Government departments have been told to consider cancelling any contracts they have with Russian or Belarusian suppliers in light of Russia's war on Ukraine.
Guidance issued by the Cabinet Office yesterday instructs public bodies to review their contract portfolios and identify any deals where the prime contractor is a Russian or Belarusian supplier. Having done so, they should consider terminating any such contracts.
There are significant constraints on when departments can cut contracts short, however.
Contract terminations must follow a legally compliant process, and can only go ahead if the department can find an alternative supplier “in line with value for money, affordability and with minimal disruption to public services”.
The guidance includes a particular warning on ending contracts with energy suppliers – the area where the public sector is most exposed to Russian and Belarusian suppliers – because of fluctuating prices and the market’s volatility.
“You must seek advice from an energy expert and/or a relevant public sector buying organisation before taking action to terminate an existing energy supply contract to ensure an alternative source of supply is available and affordable,” the document says.
Meanwhile, departments must get Treasury approval before ending any transactions that “set precedents, are novel, contentious or could cause repercussions elsewhere in the public sector”, in line with the exchequer’s Managing Public Money guidance.
“In-scope organisations should take a proportionate and risk-based approach to reviewing their contract portfolio to identify Russian and Belarusian prime contractors,” the guidance, which applies to all central government departments, their executive agencies and non-departmental public bodies, says.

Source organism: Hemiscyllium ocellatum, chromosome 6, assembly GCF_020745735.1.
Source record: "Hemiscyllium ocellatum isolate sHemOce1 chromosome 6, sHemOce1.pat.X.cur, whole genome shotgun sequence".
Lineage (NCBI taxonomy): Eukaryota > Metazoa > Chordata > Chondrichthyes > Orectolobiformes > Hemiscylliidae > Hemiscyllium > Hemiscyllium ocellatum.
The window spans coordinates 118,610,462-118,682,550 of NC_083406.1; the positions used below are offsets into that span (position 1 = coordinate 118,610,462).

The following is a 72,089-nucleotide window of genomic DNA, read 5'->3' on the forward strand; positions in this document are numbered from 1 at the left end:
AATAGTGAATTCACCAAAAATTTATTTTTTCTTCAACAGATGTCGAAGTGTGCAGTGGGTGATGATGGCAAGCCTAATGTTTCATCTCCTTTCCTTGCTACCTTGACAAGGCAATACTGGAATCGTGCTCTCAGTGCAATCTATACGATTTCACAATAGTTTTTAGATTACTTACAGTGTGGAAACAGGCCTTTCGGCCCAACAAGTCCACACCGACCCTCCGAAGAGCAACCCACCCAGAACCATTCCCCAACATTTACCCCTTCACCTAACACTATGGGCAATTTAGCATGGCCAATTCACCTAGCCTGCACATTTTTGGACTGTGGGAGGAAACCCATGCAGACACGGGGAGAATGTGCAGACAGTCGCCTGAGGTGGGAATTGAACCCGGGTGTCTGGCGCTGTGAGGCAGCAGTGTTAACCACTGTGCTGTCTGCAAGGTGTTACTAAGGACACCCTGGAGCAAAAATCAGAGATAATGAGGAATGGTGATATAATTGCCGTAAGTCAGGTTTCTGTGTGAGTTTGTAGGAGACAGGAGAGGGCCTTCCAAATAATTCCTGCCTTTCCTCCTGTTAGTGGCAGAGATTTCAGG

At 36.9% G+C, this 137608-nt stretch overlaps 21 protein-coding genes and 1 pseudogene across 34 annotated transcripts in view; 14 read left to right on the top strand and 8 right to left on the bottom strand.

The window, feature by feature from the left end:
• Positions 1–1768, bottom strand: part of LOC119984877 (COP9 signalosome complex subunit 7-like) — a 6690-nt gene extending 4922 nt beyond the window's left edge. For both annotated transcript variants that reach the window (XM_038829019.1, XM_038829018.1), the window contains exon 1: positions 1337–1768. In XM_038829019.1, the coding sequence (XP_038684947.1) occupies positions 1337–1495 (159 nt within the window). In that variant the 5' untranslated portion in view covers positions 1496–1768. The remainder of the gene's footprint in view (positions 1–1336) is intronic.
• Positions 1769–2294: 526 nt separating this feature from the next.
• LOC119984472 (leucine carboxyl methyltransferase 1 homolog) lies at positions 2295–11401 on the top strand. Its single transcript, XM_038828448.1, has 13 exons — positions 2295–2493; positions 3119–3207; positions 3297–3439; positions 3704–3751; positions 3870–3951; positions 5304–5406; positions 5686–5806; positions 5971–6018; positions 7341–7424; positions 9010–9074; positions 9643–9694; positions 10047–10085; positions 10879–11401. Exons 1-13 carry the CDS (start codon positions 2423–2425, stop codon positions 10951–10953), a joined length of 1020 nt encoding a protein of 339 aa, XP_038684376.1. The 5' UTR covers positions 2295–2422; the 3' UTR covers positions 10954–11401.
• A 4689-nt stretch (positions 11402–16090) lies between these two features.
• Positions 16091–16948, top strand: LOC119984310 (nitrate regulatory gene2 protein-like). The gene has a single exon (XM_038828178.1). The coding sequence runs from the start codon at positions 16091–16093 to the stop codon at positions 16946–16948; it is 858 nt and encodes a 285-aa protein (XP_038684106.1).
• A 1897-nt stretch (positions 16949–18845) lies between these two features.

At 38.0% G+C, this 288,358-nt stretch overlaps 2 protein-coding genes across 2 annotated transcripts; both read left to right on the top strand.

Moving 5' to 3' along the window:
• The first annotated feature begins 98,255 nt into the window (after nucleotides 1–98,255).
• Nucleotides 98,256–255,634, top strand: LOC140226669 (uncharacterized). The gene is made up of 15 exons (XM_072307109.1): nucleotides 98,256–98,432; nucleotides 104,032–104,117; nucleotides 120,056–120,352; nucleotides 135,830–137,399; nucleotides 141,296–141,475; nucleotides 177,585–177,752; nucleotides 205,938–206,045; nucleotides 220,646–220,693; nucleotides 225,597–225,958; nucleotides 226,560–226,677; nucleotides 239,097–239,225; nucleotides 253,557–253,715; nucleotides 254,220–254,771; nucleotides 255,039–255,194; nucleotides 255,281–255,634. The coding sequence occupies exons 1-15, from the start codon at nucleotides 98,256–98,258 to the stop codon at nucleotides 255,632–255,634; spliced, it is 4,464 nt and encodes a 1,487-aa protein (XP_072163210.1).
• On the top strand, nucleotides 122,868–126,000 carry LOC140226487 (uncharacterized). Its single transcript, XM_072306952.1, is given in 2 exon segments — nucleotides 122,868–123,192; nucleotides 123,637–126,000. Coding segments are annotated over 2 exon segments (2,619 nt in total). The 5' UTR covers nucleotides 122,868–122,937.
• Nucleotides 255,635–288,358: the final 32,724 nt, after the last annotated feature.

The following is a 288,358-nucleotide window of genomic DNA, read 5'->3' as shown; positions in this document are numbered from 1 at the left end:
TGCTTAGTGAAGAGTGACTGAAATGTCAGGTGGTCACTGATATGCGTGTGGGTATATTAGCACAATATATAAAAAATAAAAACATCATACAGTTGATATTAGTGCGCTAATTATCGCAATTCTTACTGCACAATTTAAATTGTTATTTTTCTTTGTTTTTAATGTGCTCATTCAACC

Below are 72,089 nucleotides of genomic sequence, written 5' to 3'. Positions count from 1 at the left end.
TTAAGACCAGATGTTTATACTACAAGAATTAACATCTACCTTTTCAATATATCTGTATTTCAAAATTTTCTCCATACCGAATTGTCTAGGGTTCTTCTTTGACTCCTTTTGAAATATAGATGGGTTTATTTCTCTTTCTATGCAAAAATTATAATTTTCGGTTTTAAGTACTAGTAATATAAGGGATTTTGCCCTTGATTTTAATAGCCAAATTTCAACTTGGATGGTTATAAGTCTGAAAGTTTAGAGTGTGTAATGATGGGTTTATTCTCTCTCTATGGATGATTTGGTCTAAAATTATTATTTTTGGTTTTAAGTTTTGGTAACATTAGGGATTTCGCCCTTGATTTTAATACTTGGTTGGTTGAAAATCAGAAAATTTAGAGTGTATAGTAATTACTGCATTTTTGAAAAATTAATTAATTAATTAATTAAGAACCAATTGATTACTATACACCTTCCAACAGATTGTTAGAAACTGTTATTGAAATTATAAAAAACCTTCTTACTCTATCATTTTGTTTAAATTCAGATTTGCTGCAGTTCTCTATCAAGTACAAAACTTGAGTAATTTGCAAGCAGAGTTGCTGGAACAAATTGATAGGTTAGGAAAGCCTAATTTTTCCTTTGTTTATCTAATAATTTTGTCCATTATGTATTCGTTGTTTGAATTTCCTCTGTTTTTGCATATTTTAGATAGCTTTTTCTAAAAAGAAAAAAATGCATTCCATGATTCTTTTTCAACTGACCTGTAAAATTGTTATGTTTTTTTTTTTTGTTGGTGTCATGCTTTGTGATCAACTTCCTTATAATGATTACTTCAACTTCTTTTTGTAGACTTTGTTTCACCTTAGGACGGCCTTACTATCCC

“The focus should be on major contracts and those which could have the most impact and influence on the Russian or Belarusian regimes,” it adds.
The guidance also notes that, while departments can opt to exclude bids from some Russian or Belarusian suppliers from new procurement processes, there are several instances where they cannot do so.
If the supplier – or any member of their supply chain – is registered in the UK or in a country the UK has a relevant international agreement with reciprocal rights of access to public procurement, they cannot be automatically excluded from a new procurement because this would contravene non-discrimination rules, the guidance says.
For the same reason, departments cannot automatically exclude suppliers that have “significant business operations in the UK or in a country the UK has a relevant international agreement with reciprocal rights of access to public procurement”.
“The government is supportive of public bodies seeking to divest from Russia and contracting authorities should consider how they can further cut ties with companies backed by, or linked to, the Russian and Belarusian state regimes, while minimising the impact to taxpayers and the delivery of public services,” the guidance says.
The document stresses the importance of taking a “proportionate” and “risk-based approach”.
“Contracts may be complex and take a period of time to exit from; you should ensure you prioritise and take action on the areas of the highest impact. The reasons for terminating a contract should be documented and transparent; the final decision to terminate a contract rests with the contracting authority with responsibility for the contract,” it adds.
Announcing the new guidance, Cabinet Office minister Steve Barclay said: “Public money should not fund Putin’s war machine. We are asking hospitals, councils and other organisations across the public sector to urgently look at all the ways they can go further to sever their commercial ties to Russia.
“The government will continue to work closely with these organisations, ensuring they are able to take the necessary steps as quickly as possible, including taking legal routes where necessary.”